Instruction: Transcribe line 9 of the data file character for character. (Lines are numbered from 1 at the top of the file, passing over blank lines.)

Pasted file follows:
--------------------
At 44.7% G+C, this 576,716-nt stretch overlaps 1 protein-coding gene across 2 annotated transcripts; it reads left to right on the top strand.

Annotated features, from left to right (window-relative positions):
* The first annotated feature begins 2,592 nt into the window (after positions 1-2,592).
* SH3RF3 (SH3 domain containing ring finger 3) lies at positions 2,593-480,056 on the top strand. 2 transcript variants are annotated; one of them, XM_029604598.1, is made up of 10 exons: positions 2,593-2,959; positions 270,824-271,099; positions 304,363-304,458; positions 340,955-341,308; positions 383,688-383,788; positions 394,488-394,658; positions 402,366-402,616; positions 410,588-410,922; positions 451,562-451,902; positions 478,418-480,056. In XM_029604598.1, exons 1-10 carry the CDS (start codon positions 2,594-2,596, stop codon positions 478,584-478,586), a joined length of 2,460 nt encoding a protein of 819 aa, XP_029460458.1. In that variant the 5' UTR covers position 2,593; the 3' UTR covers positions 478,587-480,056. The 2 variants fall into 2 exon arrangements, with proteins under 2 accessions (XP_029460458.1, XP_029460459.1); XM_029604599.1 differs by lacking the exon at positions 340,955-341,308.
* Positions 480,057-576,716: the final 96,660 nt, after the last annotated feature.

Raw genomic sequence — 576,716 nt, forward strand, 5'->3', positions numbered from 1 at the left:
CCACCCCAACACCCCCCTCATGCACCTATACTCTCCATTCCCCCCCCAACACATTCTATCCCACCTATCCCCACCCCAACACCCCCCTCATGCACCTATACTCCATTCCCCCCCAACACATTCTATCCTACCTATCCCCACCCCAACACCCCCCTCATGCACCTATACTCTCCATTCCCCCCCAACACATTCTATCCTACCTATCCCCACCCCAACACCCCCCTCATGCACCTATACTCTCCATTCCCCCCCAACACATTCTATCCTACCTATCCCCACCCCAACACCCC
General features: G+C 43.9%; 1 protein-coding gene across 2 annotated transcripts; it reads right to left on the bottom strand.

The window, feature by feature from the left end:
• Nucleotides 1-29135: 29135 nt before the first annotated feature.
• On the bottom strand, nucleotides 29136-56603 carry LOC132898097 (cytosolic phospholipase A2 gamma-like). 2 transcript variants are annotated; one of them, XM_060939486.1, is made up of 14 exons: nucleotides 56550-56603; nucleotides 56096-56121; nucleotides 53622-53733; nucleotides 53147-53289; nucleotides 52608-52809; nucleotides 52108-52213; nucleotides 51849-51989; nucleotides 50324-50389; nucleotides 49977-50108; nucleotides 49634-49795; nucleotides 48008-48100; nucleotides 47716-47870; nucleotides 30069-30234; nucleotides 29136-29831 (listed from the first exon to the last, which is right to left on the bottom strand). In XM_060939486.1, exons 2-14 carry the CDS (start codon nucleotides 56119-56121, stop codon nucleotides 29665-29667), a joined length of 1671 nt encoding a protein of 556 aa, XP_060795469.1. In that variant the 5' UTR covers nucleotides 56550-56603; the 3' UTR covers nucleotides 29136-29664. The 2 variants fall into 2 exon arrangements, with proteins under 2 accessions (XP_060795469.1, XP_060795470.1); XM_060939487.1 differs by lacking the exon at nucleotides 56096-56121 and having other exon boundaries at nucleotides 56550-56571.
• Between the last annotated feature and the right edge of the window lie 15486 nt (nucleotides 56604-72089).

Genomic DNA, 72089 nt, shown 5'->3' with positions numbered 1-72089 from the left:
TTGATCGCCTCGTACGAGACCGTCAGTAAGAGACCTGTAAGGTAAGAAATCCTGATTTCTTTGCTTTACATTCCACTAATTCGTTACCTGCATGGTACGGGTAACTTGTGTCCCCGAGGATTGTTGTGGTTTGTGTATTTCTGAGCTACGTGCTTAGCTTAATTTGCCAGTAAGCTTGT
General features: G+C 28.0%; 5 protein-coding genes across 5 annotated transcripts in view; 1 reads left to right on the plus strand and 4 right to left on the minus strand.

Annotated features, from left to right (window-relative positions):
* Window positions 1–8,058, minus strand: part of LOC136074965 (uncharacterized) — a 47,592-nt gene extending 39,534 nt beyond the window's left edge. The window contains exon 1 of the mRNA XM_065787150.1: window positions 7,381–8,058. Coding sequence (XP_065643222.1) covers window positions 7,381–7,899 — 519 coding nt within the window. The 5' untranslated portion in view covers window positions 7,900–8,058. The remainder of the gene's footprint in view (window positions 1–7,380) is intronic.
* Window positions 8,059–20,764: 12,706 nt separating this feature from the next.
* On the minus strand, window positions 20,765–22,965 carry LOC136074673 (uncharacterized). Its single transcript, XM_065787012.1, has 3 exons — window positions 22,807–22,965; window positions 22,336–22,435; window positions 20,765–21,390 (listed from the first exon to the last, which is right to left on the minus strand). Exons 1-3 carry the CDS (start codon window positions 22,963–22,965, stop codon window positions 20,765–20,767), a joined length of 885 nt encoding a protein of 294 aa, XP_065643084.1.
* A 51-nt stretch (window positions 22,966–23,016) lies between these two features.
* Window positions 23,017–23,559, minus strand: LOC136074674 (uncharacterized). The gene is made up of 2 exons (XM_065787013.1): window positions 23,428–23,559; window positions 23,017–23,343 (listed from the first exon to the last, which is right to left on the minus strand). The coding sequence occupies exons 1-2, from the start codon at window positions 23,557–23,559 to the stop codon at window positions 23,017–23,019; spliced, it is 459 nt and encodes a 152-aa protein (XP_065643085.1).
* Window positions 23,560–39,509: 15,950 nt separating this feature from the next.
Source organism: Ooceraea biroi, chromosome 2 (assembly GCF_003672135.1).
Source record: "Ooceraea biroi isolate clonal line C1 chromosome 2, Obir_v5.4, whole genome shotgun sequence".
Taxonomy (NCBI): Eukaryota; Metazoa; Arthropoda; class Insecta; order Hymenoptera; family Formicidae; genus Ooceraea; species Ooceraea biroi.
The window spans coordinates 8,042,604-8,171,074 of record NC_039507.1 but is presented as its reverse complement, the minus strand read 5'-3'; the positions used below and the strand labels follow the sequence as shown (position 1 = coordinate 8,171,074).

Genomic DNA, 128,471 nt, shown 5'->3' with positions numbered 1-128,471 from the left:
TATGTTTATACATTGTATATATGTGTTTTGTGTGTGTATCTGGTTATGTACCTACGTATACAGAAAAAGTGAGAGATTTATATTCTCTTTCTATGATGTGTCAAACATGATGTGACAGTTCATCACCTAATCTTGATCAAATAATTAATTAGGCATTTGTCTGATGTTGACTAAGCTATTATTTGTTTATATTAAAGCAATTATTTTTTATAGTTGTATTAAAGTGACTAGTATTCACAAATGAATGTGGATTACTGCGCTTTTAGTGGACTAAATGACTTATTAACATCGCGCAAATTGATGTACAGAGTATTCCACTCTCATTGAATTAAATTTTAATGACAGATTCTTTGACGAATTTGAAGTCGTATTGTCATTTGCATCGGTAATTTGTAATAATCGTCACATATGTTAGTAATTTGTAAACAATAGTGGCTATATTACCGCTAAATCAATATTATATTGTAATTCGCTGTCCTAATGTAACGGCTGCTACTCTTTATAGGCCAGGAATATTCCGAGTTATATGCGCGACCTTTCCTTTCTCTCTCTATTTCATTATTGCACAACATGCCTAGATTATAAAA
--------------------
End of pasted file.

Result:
The window, feature by feature from the left end: